However, to our knowledge, there are no reports on the biological functions of hnRNP K underlying tumorigenesis and advancement in RCC. In this study, we initially investigated the expression of hnRNP K protein in several RCC cell lines. Expression levels of hnRNP K were clearly elevated in four RCC cell lines (ACHN, A498, Caki-1 and 786–0) compared with normal renal cells (RPTEC). Knock-down of endogenous hnRNP K protein significantly inhibited cell proliferation of these RCC cell lines compared with control (Fig 1C). Down-regulation of endogenous hnRNP K obviously induced apoptosis at a relatively late time point (72 h after si-hnRNP K transfection) in RCC cells (Fig 2). This phenomenon appears to be similar to the results that have been previously reported in hepatocellular carcinoma cells transfected with si-hnRNP K[37]. Next, we examined the relationship between hnRNP K expression and pathological grade in human RCC specimens. The expression level of hnRNP K in RCC tissues was positively correlated with Fuhrman grade, a potent predictor of tumor progression and recurrence (Fig 3C). Moreover, hnRNP K expression was significantly upregulated in primary RCC samples with distant metastasis, compared with those without metastasis (Fig 3D). In previous reports, the cytoplasmic distribution of hnRNP K protein has been shown to be positively associated with cancer progression and patient prognosis. Also in this IHC analysis, the rate of positive hnRNP K staining in the cytoplasmic component was significantly higher in primary RCC tissues with metastasis compared with those without metastasis (Fig 3E). However, it is limited to some extent to elucidate that tumor metastasis is dominantly related with either an increase of total expression or cytoplasmic accumulation of hnRNP K. Furthermore, we examined the cytoplasmic expression of hnRNP K protein in normal renal cells and four RCC cell lines by Western blot analysis. There were positive signals against hnRNP K protein in the cytoplasm of two RCC cell lines (A498 and Caki-1) (Fig 4A). A previous report demonstrated that the addition of serum after a serum-starved condition for 24 h or exposure to fibronectin induces cytoplasmic accumulation of hnRNP K from its predominant nuclear localization in HT-1080 (fibrosarcoma) cells [38]. In turn, we tested whether treatment with TGF-β, an effector of cell mobility, can promote a change of hnRNP K expression levels in the nucleus and cytoplasm of A498 and Caki-1 cells. Interestingly, this treatment markedly enhanced cytoplasmic accumulation of hnRNP K in these RCC cells, and particularly in A498 cells, there was almost no change in total (nuclear and cytoplasmic) expression level of hnRNP K (Fig 4B). Next, we showed that knock-down of endogenous hnRNP K expression completely suppressed TGF-β-triggered tumor invasion, concomitant with marked inhibition of the cytoplasmic accumulation of hnRNP K expression induced by TGF-β treatment in A498 cells (Fig 5). Finally, we have shown that exogenous FLAG-mt-hnRNP K (K21A and R22A) resistant to si-hnRNP K is dominantly expressed in the cytoplasm and markedly suppresses the inhibition of cell invasion induced by endogenous hnRNP K knockdown (Fig 6C and 6D). MMP-3, MMP-10 and MMP-12 have been shown to be up-regulated in hnRNP-K-overexpressing lung and nasopharyngeal cancer cells [39,40]. Also in RCC cells, we elucidated that MMP-2 expression was down-regulated by endogenous hnRNP K knock-down, and exogenous hnRNP K dominantly expressed in the cytoplasm reversed the inhibition of MMP-2 expression by endogenous hnRNP K knock-down (Fig 6E). In accordance with these experimental results, we found that hnRNP K plays a key role in cell proliferation and apoptosis in RCC cells, and particularly, cytoplasmic expression of hnRNP K is strongly associated with invasive behavior of RCC cells. Furthermore, the detection of cytoplasmic distribution of hnRNP K in IHC analysis appears to be a promising prognostic biomarker to predict metastatic RCC and to identify the high-risk RCC patients requiring systemic therapy.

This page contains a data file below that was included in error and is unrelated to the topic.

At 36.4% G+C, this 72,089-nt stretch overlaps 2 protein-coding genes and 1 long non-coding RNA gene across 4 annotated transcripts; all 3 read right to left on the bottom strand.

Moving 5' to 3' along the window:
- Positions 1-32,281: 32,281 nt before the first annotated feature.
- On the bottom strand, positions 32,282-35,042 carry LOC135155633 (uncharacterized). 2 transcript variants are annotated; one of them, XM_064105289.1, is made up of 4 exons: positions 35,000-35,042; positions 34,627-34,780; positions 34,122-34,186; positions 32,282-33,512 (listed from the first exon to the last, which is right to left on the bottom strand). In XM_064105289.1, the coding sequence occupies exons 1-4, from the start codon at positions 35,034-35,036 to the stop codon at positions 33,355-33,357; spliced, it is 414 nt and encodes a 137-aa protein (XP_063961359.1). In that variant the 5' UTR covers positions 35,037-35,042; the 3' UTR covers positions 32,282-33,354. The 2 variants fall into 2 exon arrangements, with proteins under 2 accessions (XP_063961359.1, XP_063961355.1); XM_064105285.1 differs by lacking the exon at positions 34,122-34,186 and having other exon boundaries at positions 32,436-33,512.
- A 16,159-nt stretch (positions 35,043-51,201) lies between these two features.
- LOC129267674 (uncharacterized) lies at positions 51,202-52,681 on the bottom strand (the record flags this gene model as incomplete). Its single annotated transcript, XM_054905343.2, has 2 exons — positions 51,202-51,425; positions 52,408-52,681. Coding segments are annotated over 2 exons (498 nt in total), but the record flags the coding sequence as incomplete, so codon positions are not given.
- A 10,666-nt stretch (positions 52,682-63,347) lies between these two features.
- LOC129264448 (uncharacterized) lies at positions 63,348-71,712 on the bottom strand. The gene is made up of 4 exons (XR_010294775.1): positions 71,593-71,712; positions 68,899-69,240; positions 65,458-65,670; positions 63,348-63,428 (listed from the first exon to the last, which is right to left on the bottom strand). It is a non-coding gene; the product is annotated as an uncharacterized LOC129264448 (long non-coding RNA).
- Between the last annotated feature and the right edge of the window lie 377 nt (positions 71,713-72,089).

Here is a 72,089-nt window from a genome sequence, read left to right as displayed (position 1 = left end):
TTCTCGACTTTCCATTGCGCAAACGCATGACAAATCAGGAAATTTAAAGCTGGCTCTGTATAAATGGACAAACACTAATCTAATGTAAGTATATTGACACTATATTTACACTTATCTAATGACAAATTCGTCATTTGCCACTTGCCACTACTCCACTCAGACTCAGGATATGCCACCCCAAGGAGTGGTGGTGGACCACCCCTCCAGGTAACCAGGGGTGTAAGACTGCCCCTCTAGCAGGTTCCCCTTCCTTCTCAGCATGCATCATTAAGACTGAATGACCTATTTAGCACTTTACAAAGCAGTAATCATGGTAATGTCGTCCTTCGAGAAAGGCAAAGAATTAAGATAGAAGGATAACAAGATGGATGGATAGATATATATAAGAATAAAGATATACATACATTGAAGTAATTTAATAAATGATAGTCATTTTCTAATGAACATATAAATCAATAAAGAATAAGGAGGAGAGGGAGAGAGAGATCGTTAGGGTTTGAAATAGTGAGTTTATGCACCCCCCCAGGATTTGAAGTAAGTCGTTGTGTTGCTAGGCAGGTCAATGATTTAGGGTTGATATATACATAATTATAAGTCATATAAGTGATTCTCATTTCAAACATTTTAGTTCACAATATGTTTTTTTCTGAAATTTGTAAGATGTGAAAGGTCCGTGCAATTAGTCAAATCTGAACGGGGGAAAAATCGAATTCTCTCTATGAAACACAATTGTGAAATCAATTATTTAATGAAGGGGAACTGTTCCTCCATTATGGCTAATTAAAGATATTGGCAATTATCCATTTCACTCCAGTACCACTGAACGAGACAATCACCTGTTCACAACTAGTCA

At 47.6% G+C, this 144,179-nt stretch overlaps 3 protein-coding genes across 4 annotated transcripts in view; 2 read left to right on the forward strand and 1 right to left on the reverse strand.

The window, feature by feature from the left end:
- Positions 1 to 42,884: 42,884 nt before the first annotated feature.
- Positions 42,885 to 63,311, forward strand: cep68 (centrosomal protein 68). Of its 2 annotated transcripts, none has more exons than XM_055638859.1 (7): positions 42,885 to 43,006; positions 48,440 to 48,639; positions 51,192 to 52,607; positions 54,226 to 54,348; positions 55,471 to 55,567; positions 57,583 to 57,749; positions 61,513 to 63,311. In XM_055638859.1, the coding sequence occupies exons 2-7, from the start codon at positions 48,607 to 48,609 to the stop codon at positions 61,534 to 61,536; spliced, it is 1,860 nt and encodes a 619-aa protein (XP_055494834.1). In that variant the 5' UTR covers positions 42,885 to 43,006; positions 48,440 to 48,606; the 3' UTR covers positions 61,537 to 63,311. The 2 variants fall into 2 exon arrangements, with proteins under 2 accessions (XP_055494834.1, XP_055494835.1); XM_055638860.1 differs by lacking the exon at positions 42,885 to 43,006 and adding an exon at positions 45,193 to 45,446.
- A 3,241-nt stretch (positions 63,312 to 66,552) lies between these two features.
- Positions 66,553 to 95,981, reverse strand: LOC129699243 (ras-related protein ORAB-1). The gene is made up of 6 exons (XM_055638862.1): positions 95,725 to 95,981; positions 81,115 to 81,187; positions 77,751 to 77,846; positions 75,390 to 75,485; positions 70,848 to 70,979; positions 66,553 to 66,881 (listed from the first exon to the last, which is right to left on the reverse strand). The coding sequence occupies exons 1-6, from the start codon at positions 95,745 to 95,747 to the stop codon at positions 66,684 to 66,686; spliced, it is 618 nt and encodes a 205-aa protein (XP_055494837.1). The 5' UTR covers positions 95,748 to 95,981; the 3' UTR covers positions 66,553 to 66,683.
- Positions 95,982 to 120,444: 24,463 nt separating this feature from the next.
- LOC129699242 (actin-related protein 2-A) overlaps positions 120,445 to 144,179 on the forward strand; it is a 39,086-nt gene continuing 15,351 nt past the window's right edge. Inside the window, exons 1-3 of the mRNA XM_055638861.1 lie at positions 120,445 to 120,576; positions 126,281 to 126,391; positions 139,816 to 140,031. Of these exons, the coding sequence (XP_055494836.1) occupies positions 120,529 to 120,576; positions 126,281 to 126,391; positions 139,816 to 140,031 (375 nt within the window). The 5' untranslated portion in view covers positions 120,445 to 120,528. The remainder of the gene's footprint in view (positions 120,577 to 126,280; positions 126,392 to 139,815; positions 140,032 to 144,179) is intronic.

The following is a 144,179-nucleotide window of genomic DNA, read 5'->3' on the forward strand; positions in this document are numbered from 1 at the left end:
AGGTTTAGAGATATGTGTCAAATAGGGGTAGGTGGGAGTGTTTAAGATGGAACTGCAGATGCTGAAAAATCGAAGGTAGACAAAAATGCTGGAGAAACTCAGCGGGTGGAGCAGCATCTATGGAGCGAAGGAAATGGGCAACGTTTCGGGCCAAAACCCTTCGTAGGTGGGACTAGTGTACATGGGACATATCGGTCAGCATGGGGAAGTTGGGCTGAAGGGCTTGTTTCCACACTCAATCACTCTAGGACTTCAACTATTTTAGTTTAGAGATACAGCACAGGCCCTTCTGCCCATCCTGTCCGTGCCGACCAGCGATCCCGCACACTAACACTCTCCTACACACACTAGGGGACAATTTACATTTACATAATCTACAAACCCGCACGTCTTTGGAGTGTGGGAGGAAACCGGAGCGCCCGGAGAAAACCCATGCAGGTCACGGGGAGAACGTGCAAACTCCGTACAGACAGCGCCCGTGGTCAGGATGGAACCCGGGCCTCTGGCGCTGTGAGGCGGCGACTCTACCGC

HnRNP K also has the potential to be a novel target to treat advanced cancer and to prevent distant metastasis in RCC patients. While there are diverse strategies to inhibit hnRNP K-dependent pathways (e.g., p53-mediated transcription, Ras/Raf/MEK/ERK, c-Myc activation), post-translational modification associated with the subcellular localization of hnRNP K is very important for the development of novel therapy targeting hnRNP K. It is expected that in the near future, novel agents based on this concept will be applied as candidates to treat advanced RCC patients.

Supporting Information

S1 Fig. Comparison of the knocking down efficiency among the control siRNA and two independent si-hnRNP K (s6738 and s6739) in A498 cells.

doi:10.1371/journal.pone.0145769.s001

(TIF)

S2 Fig.

A. Immunoreactivity of hnRNP K in normal renal proximal tubules B. Comparison of hnRNP K staining score between normal renal tissue and Fuhrman grade 1 RCC specimens.

doi:10.1371/journal.pone.0145769.s002

(TIF)

Acknowledgments

We thank Mrs. Asako Katsuma-Shiraki and Ms. Sakae Masaki for their technical assistance.

Author Contributions

Conceived and designed the experiments: TO TT. Performed the experiments: TO TT KM. Analyzed the data: TO TT KM. Contributed reagents/materials/analysis tools: KM TT TN. Wrote the paper: TO TT.